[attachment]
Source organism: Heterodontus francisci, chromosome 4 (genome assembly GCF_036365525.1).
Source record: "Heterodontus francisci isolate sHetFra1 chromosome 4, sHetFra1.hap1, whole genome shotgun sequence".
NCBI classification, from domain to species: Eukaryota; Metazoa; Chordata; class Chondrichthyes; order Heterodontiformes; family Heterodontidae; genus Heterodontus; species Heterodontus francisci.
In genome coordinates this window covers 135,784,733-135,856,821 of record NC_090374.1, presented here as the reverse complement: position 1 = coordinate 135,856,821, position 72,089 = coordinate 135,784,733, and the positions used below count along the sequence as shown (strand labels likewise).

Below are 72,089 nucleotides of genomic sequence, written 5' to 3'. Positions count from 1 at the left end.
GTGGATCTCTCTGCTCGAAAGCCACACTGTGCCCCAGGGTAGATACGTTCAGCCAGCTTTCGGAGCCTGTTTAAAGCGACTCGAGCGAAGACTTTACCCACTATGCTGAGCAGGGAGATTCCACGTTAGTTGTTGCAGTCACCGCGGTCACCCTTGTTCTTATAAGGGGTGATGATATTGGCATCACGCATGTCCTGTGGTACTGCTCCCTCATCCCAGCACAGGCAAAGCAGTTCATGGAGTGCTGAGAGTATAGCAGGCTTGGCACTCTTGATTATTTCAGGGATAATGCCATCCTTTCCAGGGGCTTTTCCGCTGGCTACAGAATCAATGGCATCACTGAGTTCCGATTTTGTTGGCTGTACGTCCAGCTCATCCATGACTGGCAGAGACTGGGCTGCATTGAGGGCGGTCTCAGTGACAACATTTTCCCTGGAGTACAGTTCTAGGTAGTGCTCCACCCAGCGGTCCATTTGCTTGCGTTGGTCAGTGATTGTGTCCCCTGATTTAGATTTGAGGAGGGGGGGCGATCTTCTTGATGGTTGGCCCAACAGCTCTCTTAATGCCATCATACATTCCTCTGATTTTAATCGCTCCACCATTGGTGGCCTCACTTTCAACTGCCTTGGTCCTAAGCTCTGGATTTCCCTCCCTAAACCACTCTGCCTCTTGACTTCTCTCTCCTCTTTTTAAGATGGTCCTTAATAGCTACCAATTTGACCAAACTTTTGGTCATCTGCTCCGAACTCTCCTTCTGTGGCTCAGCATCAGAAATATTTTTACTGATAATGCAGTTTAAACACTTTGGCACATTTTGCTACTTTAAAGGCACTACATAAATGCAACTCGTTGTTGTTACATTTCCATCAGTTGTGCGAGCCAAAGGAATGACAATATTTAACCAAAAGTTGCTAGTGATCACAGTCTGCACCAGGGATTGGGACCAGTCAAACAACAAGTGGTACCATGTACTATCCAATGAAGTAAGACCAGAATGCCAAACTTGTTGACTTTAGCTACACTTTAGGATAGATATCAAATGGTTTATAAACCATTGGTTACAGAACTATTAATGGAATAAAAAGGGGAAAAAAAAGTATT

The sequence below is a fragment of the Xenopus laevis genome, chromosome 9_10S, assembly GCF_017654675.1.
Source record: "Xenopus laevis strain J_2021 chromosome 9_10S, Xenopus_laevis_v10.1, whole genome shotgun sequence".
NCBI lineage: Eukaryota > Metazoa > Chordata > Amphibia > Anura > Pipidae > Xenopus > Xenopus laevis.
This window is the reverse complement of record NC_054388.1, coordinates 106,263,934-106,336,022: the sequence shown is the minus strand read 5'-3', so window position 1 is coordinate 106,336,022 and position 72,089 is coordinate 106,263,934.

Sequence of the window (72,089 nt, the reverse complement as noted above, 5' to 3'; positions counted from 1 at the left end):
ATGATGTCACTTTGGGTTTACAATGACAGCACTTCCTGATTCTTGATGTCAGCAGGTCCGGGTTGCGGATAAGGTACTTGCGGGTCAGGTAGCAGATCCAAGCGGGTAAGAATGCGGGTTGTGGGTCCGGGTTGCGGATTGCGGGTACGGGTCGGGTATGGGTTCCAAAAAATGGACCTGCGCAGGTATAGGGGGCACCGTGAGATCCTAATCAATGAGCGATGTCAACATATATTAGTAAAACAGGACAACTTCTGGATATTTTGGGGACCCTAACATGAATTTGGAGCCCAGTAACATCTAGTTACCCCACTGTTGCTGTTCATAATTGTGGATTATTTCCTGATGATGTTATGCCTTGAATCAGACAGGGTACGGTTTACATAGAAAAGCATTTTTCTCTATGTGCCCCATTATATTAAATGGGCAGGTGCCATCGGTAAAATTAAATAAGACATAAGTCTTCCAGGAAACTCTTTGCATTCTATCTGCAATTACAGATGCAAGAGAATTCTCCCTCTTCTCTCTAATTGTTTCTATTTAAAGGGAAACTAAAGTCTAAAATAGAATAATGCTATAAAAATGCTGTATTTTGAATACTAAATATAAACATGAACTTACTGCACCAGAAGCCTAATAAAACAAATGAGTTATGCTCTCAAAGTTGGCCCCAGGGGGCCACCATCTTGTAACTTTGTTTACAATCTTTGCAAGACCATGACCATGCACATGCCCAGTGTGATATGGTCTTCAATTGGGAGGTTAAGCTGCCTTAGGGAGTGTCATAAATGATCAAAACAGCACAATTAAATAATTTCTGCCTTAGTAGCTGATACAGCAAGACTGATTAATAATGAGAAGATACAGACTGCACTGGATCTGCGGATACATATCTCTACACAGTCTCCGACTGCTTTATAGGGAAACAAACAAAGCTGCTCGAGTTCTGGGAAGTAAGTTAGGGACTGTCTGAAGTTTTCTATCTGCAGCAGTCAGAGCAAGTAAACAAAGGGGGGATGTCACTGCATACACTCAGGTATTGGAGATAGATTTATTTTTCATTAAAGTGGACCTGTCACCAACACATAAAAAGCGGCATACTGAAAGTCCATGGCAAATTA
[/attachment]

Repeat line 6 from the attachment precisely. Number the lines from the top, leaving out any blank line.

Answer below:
GTGGATCTCTCTGCTCGAAAGCCACACTGTGCCCCAGGGTAGATACGTTCAGCCAGCTTTCGGAGCCTGTTTAAAGCGACTCGAGCGAAGACTTTACCCACTATGCTGAGCAGGGAGATTCCACGTTAGTTGTTGCAGTCACCGCGGTCACCCTTGTTCTTATAAGGGGTGATGATATTGGCATCACGCATGTCCTGTGGTACTGCTCCCTCATCCCAGCACAGGCAAAGCAGTTCATGGAGTGCTGAGAGTATAGCAGGCTTGGCACTCTTGATTATTTCAGGGATAATGCCATCCTTTCCAGGGGCTTTTCCGCTGGCTACAGAATCAATGGCATCACTGAGTTCCGATTTTGTTGGCTGTACGTCCAGCTCATCCATGACTGGCAGAGACTGGGCTGCATTGAGGGCGGTCTCAGTGACAACATTTTCCCTGGAGTACAGTTCTAGGTAGTGCTCCACCCAGCGGTCCATTTGCTTGCGTTGGTCAGTGATTGTGTCCCCTGATTTAGATTTGAGGAGGGGGGGCGATCTTCTTGATGGTTGGCCCAACAGCTCTCTTAATGCCATCATACATTCCTCTGATTTTAATCGCTCCACCATTGGTGGCCTCACTTTCAACTGCCTTGGTCCTAAGCTCTGGATTTCCCTCCCTAAACCACTCTGCCTCTTGACTTCTCTCTCCTCTTTTTAAGATGGTCCTTAATAGCTACCAATTTGACCAAACTTTTGGTCATCTGCTCCGAACTCTCCTTCTGTGGCTCAGCATCAGAAATATTTTTACTGATAATGCAGTTTAAACACTTTGGCACATTTTGCTACTTTAAAGGCACTACATAAATGCAACTCGTTGTTGTTACATTTCCATCAGTTGTGCGAGCCAAAGGAATGACAATATTTAACCAAAAGTTGCTAGTGATCACAGTCTGCACCAGGGATTGGGACCAGTCAAACAACAAGTGGTACCATGTACTATCCAATGAAGTAAGACCAGAATGCCAAACTTGTTGACTTTAGCTACACTTTAGGATAGATATCAAATGGTTTATAAACCATTGGTTACAGAACTATTAATGGAATAAAAAGGGGAAAAAAAAGTATT